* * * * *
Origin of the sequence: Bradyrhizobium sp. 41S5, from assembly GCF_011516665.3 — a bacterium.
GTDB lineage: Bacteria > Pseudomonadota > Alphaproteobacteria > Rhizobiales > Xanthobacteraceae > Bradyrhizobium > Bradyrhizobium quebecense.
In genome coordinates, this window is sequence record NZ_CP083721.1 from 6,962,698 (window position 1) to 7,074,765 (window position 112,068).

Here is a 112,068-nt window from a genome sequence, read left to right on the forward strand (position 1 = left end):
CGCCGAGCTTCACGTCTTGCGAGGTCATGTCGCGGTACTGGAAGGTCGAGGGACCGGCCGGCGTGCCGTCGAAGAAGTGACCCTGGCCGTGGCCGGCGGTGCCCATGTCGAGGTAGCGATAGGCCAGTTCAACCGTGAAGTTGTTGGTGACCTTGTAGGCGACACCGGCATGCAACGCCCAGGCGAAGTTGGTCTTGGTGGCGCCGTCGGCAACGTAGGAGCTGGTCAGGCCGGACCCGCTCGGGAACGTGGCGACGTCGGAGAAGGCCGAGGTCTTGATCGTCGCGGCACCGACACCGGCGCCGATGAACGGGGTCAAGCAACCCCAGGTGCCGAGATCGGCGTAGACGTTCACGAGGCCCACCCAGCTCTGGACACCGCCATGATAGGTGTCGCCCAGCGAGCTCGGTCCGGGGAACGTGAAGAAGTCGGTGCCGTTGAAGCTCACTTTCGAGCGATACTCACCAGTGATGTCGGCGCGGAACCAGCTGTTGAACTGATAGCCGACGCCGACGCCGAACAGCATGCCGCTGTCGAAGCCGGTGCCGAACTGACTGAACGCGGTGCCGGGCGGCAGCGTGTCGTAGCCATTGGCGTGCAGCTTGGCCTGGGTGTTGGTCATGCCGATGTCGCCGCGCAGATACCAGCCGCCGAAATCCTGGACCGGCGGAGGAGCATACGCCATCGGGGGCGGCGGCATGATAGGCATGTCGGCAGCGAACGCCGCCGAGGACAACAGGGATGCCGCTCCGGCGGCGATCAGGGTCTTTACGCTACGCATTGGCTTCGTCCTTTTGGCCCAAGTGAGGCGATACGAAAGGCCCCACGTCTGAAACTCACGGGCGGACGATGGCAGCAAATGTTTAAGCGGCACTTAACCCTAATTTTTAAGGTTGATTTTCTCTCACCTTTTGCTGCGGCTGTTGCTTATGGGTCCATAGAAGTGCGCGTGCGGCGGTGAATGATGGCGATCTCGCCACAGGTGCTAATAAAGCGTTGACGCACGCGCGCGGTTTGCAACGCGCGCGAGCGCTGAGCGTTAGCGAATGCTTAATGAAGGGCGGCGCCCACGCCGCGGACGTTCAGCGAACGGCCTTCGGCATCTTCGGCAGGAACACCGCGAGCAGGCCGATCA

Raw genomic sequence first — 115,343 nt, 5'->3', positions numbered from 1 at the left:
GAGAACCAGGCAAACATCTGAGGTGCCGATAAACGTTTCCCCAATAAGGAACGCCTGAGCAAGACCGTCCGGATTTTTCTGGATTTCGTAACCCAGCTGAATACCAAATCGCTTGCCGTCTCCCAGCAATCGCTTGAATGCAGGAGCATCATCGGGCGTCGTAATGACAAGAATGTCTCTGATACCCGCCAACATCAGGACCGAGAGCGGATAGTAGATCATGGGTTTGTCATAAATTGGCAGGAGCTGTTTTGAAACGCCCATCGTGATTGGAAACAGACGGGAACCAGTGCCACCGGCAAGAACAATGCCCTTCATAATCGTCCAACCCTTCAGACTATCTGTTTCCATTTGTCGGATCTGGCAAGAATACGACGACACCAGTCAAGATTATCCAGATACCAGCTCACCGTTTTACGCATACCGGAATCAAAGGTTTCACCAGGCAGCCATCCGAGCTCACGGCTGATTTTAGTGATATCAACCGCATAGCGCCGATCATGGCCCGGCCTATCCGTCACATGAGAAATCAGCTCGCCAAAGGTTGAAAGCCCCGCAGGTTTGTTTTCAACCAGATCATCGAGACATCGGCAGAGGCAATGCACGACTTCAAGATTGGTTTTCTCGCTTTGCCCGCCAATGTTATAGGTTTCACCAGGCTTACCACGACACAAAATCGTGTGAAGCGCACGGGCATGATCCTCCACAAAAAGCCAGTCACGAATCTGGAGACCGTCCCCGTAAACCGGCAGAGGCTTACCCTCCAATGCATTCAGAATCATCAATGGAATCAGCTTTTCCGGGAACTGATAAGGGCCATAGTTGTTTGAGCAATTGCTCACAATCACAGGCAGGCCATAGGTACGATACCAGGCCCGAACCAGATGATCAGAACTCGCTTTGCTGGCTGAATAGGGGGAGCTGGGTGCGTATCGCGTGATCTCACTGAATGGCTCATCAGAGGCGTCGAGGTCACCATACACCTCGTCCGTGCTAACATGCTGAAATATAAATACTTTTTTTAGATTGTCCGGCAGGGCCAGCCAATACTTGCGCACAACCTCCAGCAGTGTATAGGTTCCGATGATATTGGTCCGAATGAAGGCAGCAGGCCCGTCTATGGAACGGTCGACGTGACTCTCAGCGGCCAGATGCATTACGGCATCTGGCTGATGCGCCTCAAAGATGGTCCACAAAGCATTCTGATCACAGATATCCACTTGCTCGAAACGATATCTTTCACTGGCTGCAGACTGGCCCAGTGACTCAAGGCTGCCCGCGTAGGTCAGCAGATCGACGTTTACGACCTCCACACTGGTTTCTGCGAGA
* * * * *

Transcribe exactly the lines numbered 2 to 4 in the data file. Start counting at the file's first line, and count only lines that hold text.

GTDB lineage: Bacteria > Pseudomonadota > Alphaproteobacteria > Rhizobiales > Xanthobacteraceae > Bradyrhizobium > Bradyrhizobium quebecense.
In genome coordinates, this window is sequence record NZ_CP083721.1 from 6,962,698 (window position 1) to 7,074,765 (window position 112,068).

Here is a 112,068-nt window from a genome sequence, read left to right on the forward strand (position 1 = left end):